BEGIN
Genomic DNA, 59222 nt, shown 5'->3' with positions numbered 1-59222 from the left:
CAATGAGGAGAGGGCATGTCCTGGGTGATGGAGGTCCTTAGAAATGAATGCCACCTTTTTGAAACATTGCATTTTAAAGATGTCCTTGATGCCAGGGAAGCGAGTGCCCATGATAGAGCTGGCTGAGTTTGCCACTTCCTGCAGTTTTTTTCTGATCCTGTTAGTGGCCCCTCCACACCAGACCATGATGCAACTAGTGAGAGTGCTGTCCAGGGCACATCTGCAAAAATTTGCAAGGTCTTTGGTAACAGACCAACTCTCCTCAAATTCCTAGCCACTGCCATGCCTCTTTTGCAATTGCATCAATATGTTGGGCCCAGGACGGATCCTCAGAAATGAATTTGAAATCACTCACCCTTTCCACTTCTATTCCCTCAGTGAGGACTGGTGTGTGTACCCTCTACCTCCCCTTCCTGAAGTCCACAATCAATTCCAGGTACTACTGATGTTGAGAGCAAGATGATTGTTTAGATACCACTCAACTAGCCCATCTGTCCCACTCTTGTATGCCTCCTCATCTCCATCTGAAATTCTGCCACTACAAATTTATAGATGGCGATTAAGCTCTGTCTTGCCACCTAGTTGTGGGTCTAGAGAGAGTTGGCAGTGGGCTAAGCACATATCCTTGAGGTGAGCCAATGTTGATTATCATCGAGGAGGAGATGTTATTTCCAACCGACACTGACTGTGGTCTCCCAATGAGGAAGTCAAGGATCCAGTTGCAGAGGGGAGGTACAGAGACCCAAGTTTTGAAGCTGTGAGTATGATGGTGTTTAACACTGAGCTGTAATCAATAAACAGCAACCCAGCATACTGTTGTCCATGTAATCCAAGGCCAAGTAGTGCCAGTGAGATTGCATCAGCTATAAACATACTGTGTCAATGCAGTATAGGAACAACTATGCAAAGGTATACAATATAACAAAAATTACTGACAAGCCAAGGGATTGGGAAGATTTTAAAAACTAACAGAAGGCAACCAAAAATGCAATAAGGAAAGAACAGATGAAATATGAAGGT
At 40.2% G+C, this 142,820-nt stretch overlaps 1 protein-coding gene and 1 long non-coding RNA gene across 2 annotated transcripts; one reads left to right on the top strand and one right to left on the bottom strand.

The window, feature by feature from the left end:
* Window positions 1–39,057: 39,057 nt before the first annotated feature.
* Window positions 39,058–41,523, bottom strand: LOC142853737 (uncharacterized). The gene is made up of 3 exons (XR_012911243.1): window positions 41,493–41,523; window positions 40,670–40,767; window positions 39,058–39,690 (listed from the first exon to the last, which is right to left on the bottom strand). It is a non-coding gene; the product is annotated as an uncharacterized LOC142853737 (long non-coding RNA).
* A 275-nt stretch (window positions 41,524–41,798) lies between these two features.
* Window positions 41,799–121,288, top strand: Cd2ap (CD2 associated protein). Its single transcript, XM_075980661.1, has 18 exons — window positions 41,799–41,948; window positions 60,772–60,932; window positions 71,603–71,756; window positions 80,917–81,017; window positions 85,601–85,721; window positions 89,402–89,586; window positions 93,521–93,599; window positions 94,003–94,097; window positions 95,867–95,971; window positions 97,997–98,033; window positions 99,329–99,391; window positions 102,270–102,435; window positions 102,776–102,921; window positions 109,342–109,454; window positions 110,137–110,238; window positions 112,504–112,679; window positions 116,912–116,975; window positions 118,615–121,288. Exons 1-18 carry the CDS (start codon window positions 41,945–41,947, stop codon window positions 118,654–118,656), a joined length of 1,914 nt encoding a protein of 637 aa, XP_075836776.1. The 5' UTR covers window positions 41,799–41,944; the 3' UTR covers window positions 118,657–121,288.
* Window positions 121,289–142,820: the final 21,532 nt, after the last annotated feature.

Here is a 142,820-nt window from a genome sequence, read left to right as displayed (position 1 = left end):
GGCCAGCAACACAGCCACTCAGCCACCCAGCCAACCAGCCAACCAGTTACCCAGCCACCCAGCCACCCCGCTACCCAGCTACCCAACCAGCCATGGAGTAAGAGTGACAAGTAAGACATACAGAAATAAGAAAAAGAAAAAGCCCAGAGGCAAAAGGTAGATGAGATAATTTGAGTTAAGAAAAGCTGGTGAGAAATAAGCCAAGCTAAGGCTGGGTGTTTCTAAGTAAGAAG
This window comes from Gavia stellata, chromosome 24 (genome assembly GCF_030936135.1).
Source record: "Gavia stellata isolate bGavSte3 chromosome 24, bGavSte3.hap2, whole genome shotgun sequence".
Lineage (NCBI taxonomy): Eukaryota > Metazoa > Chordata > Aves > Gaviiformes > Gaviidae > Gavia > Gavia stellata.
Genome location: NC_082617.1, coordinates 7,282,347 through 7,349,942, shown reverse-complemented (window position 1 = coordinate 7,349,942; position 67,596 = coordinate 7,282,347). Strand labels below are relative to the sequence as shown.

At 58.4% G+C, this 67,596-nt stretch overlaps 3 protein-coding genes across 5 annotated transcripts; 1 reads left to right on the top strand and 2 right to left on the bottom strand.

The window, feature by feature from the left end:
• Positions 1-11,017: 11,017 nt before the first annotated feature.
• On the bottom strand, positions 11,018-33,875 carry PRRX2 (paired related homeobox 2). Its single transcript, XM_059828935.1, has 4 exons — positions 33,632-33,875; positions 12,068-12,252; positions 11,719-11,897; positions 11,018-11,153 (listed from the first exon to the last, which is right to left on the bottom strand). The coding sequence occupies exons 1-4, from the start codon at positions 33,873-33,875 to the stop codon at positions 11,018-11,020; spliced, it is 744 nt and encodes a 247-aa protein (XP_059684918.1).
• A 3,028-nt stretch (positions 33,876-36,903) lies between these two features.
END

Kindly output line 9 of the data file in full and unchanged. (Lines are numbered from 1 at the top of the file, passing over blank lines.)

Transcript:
* Window positions 121,289–142,820: the final 21,532 nt, after the last annotated feature.